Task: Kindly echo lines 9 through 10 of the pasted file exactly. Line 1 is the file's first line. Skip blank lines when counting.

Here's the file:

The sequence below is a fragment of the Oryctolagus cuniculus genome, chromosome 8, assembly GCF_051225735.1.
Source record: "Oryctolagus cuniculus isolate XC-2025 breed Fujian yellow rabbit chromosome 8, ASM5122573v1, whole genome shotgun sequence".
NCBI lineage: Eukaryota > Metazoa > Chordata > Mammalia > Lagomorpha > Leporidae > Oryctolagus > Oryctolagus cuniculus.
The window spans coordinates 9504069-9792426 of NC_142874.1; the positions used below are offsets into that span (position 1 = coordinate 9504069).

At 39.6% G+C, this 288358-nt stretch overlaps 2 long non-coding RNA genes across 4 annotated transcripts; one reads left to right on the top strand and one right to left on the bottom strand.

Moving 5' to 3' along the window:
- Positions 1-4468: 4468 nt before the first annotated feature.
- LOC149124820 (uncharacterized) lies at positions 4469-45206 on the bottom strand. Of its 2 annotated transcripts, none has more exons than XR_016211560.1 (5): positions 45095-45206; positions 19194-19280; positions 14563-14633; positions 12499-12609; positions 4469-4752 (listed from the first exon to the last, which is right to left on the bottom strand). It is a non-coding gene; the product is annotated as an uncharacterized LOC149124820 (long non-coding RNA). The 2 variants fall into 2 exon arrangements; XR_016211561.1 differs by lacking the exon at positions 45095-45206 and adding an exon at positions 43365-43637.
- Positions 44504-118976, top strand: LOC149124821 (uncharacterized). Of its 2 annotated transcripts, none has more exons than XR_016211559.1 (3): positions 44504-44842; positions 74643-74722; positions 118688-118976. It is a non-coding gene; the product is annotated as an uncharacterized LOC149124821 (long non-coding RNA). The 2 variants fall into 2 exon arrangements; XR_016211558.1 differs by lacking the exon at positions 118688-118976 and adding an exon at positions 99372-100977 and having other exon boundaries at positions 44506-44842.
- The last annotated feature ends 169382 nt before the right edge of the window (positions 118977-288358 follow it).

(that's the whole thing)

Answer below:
- Positions 44504-118976, top strand: LOC149124821 (uncharacterized). Of its 2 annotated transcripts, none has more exons than XR_016211559.1 (3): positions 44504-44842; positions 74643-74722; positions 118688-118976. It is a non-coding gene; the product is annotated as an uncharacterized LOC149124821 (long non-coding RNA). The 2 variants fall into 2 exon arrangements; XR_016211558.1 differs by lacking the exon at positions 118688-118976 and adding an exon at positions 99372-100977 and having other exon boundaries at positions 44506-44842.
- The last annotated feature ends 169382 nt before the right edge of the window (positions 118977-288358 follow it).